A Decade of Vegetarianism

I was raised omnivorous. In 2007, I chose vegetarianism. In 2017, I’m writing these words to recall what led me to change and how has my experience been ever since.

At school, I learned that vegetarians are the people who abstain from meat consumption. Let’s define meat: the flesh of any animal (red meat, poultry, seafood). Being a vegetarian may also include abstaining from by-products of animal slaughter like blood meal, collagen, gelatin, feathers, lanolin, leather, meat and bone meal, whey… A vegan diet excludes any animal product, including eggs, dairy, and honey.

Before embracing vegetarianism, I was seeking to eat a healthier diet, so I chose to start adding more plant-based foods and restricting meat and poultry consumption. At first, being a vegetarian wasn’t even an option for me. But one day I came across a video called Meet Your Meat, which taught me about factory farming. I was horrified. After reading more about how food gets to our plates and the toll that it takes on our natural resources, I decided to become a vegetarian.

Why?

Factory farming is unethical: it transforms animals into machines. It ignores the fact that animals are entitled to live long lives in the best possible conditions, avoiding unnecessary suffering.
Factory farming is not eco-friendly: it places an enormous burden on the environment. Producing meat requires more water and surface, it depletes resources quicker and creates more waste.

Currently, food producers seek to make the most product for the least amount of money so they can make the most profit. The results range from animals being grown faster by genetic selection by not caring for the conditions in which the animals live. Animals are being overfed and administered antibiotics to be kept alive as their living spaces are small and dirty since it’s a cheaper option than letting them live naturally and providing them with enough clean space:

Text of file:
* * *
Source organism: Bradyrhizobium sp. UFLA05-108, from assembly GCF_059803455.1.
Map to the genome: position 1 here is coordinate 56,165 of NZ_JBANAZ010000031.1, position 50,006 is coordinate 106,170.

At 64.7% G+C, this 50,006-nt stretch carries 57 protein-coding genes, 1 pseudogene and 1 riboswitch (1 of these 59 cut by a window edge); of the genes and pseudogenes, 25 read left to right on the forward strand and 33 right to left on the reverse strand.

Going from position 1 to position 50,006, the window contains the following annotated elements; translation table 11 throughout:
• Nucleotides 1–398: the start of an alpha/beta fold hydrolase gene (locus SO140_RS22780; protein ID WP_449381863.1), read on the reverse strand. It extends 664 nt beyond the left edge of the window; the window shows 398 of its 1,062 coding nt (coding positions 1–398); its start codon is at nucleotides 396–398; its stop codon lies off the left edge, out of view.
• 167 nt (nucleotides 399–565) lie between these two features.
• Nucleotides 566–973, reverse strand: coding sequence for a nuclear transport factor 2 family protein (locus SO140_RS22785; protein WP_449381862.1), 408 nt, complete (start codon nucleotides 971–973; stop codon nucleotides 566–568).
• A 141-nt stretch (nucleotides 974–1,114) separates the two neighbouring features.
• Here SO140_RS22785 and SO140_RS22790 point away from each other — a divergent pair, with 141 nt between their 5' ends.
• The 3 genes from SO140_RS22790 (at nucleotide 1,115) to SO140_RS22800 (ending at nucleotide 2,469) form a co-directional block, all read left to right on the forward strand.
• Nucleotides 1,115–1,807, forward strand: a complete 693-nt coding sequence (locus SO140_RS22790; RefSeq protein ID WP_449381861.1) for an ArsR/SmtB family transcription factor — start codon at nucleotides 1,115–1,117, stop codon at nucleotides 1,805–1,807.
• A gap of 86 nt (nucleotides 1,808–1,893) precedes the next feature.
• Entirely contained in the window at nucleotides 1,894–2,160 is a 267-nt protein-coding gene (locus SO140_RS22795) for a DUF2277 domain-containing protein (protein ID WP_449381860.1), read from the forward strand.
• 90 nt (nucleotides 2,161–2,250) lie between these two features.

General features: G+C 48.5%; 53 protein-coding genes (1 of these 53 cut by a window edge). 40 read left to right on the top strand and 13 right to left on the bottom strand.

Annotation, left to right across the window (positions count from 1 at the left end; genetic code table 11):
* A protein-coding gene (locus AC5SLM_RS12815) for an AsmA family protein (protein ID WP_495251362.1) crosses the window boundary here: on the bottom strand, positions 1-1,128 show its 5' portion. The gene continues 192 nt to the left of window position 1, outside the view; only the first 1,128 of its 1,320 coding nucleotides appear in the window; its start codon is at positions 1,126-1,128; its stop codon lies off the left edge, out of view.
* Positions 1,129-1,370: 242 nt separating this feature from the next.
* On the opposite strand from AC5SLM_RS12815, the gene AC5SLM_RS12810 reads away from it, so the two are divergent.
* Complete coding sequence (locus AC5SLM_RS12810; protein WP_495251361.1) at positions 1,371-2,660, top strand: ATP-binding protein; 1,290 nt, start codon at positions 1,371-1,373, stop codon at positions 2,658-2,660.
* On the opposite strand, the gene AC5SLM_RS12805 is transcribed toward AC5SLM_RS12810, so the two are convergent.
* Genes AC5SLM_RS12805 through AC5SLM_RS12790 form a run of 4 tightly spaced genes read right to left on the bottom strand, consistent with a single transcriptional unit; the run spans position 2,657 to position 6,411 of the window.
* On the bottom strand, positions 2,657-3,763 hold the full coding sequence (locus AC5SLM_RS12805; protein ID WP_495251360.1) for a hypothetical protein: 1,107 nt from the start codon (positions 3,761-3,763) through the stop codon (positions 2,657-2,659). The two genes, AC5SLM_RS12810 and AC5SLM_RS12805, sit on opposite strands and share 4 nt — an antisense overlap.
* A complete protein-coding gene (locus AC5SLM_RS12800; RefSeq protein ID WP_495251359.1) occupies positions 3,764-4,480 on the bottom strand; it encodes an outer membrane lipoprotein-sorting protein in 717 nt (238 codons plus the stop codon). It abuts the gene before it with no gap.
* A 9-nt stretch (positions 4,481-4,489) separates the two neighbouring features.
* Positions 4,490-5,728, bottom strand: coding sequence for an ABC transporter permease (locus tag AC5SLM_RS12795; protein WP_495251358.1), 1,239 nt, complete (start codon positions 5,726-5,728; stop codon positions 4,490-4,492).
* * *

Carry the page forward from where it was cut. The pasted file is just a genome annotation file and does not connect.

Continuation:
One of the consequences is that people are eating sick animals with large quantities of drugs in their systems. But the victim here is not the uninformed consumer: it’s the animal that’s being treated like an object, a food-making machine.

Whenever I’m asked why I became a vegetarian, I cite animal rights and environmentalism as the main reasons. Health is also often mentioned in conversations. Although it is important, it is not the reason why I chose vegetarianism. Still, compared to omnivores, there are several benefits when eating a vegetarian diet: lower overall mortality rate; reduced incidence of heart disease, type 2 diabetes, cerebrovascular disease, and certain types of cancer.

Last, but not least, I also chose vegetarian because it’s yummy. I’ve never missed meat in these ten years.

READ: Vegetarianism

As of September 2018, I officially identify as vegan.

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